I don’t get the gay, gay gay Logo channel, but thanks to the power of the Internet, I was able to purchase and download their latest entry into the reality-dating show category: Transamerican Love Story, starring a trans woman and eight bachelors who vie for her heart. Before you slap your forehead, know that the setup is nothing like There’s Something About Miriam, a similar show where the entire “haw haw” gag was that the bachelors didn’t know the star was trans. The entire cast knows that Calpernia Addams is a transsexual, and they’re all up-front in the first episode about their own dating histories too. Interestingly, the cast is quite a mixed bag of sexual preferences and identities and experiences (or lack thereof) with trans women. Less interestingly, the guys are mostly a bunch of boring schlubs… but that sort of fits with the “frog prince meets princess” theme they keep subtly inserting.
(Some light spoilers coming up.) The most interesting thing about Transamerican Love Story is exactly how ordinary they’ve managed to succeed in making it. There are definitely more queers & trans people around than usual, and host Alec Mapa alone seems to be deliberately raising the gayness quotient of every episode by 300% percent. But as Addams said in an interview with ABC News, “When they actually see the show, they’re going to be surprised. They’re going to see a girl next door from the south living in L.A. and trying to date.” And that’s pretty much what the show is, more or less the same as “the Bachelorette,” but with a little bit of dealing with trans issues here and there–always getting an important mention, but never allowed to interfere too much. Heck, they threw the creepy “I only date pre-ops” car salesman, who used to have his own (failed) trans-porn site, off the show in the first episode. (And just when I was looking forward to being appalled by his fetishizing “best of both worlds” statements in a future episode…)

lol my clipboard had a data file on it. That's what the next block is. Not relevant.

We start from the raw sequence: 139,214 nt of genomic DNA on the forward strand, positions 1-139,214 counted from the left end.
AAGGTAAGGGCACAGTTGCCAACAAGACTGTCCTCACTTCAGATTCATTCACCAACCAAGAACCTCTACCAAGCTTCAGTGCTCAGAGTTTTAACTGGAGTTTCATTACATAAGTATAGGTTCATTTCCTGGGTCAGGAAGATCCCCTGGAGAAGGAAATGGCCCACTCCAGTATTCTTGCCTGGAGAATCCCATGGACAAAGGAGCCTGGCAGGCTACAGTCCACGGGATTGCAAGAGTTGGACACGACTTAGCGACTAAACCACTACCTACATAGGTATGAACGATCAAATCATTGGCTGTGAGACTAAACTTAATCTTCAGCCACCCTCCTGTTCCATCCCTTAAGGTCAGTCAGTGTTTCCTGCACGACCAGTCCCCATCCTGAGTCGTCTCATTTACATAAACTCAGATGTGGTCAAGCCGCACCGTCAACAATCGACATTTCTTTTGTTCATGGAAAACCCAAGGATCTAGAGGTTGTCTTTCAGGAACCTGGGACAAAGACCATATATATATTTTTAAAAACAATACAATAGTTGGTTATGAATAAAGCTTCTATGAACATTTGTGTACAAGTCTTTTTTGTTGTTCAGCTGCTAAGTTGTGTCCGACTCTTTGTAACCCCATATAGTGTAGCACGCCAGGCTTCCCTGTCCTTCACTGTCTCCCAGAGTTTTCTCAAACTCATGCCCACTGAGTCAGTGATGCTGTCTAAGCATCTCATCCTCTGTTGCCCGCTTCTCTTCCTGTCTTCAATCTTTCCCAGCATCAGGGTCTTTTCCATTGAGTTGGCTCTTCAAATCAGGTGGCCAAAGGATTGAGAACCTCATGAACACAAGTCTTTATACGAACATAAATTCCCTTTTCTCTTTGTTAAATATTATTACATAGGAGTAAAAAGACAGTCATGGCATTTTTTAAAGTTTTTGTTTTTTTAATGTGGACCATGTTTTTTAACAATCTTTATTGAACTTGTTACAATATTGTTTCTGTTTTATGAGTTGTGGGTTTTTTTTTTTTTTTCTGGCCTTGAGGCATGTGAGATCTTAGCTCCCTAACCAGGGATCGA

The “ordinary straight girl next door” at the center of all this is Calpernia Addams — who, it must be said, is far from your average “plucked off the casting couch” reality-show star. Although she’s certainly not a household name, she’s probably one of the most famous trans people in this country — first entering the spotlight in a brutally real tragedy, as the girlfriend of Private First Class Barry Winchell. Winchell was murdered by a fellow soldier in a fight originally sparked by the fact that he was dating Addams — a story later used for the film Soldier’s Girl. But wait, there’s more! Addams also wrote a book about her experiences, helped organize and performed in the landmark trans-inclusive Vagina Monologues in Los Angeles a few years back, and does activism and consulting related to media portrayals of trans people. And now she’s starring in a reality dating show.
I probably sound a little like a gushing fan. But what really won me over to liking Calpernia Addams was not her creative work or media activism. It wasn’t even the fact that she apparently named herself after Wednesday Addams’ great aunt, who was sentenced to dance naked in public for witchcraft–although that’s kind of awesome in its own right. No, it’s actually the fact that she cracks my shit up with stuff like this:
(hat-tip to Transadvocate)